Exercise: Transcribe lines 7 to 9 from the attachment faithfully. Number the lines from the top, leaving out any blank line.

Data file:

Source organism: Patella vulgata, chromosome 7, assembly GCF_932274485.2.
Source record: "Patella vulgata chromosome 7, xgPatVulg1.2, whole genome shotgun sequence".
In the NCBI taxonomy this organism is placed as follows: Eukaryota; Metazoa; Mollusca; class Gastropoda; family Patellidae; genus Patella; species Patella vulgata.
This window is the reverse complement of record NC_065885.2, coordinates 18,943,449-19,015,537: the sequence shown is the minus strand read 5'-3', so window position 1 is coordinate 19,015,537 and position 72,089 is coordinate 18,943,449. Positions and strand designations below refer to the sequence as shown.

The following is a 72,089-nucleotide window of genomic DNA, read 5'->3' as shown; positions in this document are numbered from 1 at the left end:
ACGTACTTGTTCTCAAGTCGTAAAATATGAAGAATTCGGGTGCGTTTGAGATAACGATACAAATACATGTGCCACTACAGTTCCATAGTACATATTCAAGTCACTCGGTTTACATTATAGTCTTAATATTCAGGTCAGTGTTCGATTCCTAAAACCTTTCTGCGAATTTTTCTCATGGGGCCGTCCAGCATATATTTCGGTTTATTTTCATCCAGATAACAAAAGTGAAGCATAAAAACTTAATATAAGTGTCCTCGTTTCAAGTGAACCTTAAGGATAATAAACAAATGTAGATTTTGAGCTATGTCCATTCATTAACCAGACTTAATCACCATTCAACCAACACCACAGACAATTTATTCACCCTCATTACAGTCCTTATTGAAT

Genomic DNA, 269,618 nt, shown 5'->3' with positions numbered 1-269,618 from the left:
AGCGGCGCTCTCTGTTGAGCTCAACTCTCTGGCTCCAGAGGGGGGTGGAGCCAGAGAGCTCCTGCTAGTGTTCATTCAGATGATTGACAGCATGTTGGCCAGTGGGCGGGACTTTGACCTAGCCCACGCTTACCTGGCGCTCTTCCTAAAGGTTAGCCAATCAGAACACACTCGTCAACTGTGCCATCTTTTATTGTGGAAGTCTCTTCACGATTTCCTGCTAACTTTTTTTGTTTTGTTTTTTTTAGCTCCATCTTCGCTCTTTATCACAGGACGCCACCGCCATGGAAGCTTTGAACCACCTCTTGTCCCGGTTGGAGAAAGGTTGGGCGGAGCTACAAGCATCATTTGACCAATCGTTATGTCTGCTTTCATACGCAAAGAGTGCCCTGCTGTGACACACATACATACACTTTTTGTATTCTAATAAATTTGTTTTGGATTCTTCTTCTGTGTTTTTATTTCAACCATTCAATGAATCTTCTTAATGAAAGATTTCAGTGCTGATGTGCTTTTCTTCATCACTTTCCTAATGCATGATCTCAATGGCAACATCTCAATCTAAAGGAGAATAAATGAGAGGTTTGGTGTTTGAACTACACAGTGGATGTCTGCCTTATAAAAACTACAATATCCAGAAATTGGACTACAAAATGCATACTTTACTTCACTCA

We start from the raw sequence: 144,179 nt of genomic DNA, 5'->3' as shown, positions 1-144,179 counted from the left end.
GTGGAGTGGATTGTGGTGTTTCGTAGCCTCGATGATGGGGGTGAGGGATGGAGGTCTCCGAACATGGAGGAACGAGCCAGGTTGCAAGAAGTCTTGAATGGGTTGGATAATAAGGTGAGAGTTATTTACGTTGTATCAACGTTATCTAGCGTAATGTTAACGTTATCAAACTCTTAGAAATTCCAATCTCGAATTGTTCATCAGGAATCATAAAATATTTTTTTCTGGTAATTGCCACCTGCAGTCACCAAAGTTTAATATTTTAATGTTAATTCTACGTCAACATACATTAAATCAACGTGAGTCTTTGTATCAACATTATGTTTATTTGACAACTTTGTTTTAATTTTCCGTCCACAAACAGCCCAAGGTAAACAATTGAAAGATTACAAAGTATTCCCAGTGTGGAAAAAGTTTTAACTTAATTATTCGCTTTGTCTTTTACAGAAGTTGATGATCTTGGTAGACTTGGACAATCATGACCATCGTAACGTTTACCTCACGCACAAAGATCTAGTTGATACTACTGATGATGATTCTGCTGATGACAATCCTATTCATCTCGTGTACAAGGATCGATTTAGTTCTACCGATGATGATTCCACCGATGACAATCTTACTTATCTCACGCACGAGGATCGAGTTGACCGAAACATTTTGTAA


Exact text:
Genomic DNA, 269,618 nt, shown 5'->3' with positions numbered 1-269,618 from the left:
AGCGGCGCTCTCTGTTGAGCTCAACTCTCTGGCTCCAGAGGGGGGTGGAGCCAGAGAGCTCCTGCTAGTGTTCATTCAGATGATTGACAGCATGTTGGCCAGTGGGCGGGACTTTGACCTAGCCCACGCTTACCTGGCGCTCTTCCTAAAGGTTAGCCAATCAGAACACACTCGTCAACTGTGCCATCTTTTATTGTGGAAGTCTCTTCACGATTTCCTGCTAACTTTTTTTGTTTTGTTTTTTTTAGCTCCATCTTCGCTCTTTATCACAGGACGCCACCGCCATGGAAGCTTTGAACCACCTCTTGTCCCGGTTGGAGAAAGGTTGGGCGGAGCTACAAGCATCATTTGACCAATCGTTATGTCTGCTTTCATACGCAAAGAGTGCCCTGCTGTGACACACATACATACACTTTTTGTATTCTAATAAATTTGTTTTGGATTCTTCTTCTGTGTTTTTATTTCAACCATTCAATGAATCTTCTTAATGAAAGATTTCAGTGCTGATGTGCTTTTCTTCATCACTTTCCTAATGCATGATCTCAATGGCAACATCTCAATCTAAAGGAGAATAAATGAGAGGTTTGGTGTTTGAACTACACAGTGGATGTCTGCCTTATAAAAACTACAATATCCAGAAATTGGACTACAAAATGCATACTTTACTTCACTCA

We start from the raw sequence: 144,179 nt of genomic DNA, 5'->3' as shown, positions 1-144,179 counted from the left end.